In response to the COVID-19 pandemic, state and federal courts are taking extraordinary measures in an effort to slow the spread of the SARS-CoV-2 virus. Faced with the need to completely or partially shutter courthouses, courts are rapidly expanding their use of remote conferencing in order to remain operational to the greatest extent possible.

Many courts have limited operations in order to comply with shelter-in-place or stay-at-home orders Moreover, courts are increasingly using videoconferencing to hold proceedings, hearings, and conferences remotely. For example, on March 25, 2020, New York City courts started using remote video conferencing to conduct critical legal proceedings in criminal and family courts.1 New York anticipates that the entire state will use video conferencing for essential and emergency matters in the coming weeks.2 New Jersey is also transitioning to video and phone proceedings.3

Additionally, many states have decided to suspend jury trials to curtail the spread of COVID-19. In Florida, the Supreme Court suspended all grand jury proceedings, jury selection proceedings, and criminal and civil jury trials through April 17, 2020.4 This order allows for proceedings that have already commenced to continue, if justice so requires, with approval of the presiding and chief judges. Likewise, the Supreme Court of Colorado extended its prior suspension of all jury calls in state court until May 15, 2020, with the exception of criminal trials facing speedy trial deadlines.5

Notably, the Chief Justice of California’s order suspending jury trials for 60 days, issued on March 23, 2020, allows for trials to continue through the use of remote technology, “when appropriate.”6 7 This will allow trials to move forward and decrease the inevitable backlog of cases.

The Coronavirus Aid, Relief and Economic Security Act (CARES Act), signed into law on March 27, 2020, provides approximately $1 billion to support criminal and civil justice needs arising from COVID-19. The appropriations include $100 million to the Federal Prison System, $6 million for federal court salaries and expenses, $1 million for Defender Services, and $50 million for the Legal Services Corporation to address the increased need for civil legal services due to COVID-19.8 It is anticipated that much of this funding will be used to expand remote work capability.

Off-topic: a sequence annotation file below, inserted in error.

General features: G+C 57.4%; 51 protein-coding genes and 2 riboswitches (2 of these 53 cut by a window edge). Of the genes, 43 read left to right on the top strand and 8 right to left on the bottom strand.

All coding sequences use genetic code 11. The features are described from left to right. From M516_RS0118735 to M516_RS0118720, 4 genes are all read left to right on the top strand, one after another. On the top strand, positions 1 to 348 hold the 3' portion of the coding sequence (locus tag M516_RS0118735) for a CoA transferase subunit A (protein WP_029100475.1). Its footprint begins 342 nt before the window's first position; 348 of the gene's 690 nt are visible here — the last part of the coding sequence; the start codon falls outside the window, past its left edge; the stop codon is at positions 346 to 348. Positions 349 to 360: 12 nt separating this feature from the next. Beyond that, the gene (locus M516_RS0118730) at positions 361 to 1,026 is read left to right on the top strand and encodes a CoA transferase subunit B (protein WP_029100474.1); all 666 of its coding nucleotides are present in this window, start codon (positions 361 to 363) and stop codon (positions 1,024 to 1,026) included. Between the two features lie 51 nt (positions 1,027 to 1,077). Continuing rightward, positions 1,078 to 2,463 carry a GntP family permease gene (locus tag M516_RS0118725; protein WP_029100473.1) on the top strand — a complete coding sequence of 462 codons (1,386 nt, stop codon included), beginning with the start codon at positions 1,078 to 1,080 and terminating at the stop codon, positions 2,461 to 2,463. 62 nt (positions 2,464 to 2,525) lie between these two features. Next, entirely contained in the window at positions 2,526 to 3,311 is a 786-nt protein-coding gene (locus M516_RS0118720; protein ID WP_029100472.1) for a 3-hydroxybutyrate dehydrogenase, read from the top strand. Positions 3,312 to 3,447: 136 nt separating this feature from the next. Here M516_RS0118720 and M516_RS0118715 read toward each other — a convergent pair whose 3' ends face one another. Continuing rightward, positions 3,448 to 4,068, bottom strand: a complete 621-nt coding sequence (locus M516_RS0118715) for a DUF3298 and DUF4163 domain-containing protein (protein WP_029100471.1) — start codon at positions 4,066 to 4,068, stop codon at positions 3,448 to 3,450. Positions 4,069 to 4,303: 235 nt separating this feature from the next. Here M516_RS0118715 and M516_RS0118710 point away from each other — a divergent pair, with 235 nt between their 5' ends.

The CARES Act also authorizes the use of video and audio conferencing in federal criminal proceedings. Remote conferencing is permitted for detention hearings, initial appearances, preliminary hearings, arraignments, probation and supervised release revocation proceedings, and misdemeanor pleas and sentencings, etc.9 Felony pleas and sentencings can also be held remotely if they “cannot be further delayed without serious harm to the interests of justice.”10 The Act further allows the Bureau of Prisons to create new rules to allow free video and telephone visitations with inmates,11 and lengthen the amount of time a prisoner may be placed in home detention.12

Despite efforts to expand the use of remote conferencing, not all clients have access to the internet and some shelter-in-place or stay-at-home orders do not allow for legal services to be done remotely (e.g. execution of wills, health care directives, etc.). To address this, the American Bar Association has advocated for legal services to be considered “essential,” and therefore exempt from "stay-at-home" or similar orders.13 Exempting legal services will ensure that individuals and families can access critical, time-sensitive services relating to estate planning, healthcare, housing, domestic violence, and child custody, and individuals charged with crimes can access counsel.

During this challenging time, lawyers should practice civility with their adversaries to try to resolve issues on their own without further burdening the courts. To allow civil discovery to continue uninterrupted, many courts have relaxed rules to allow parties to conduct depositions remotely, which is both practical and efficient.14 Still, some Defendants are unnecessarily objecting to videoconference depositions. This is unfairly prejudicial to Plaintiffs and courts should not condone such practices.

While COVID-19 constrains judicial resources, state and federal courts should remain focused on essential and emergent matters. Courts should be commended for their quick adoption of technologies and continue expanding their use. In addition, civil discovery should move forward whenever possible by taking advantage of remote technology.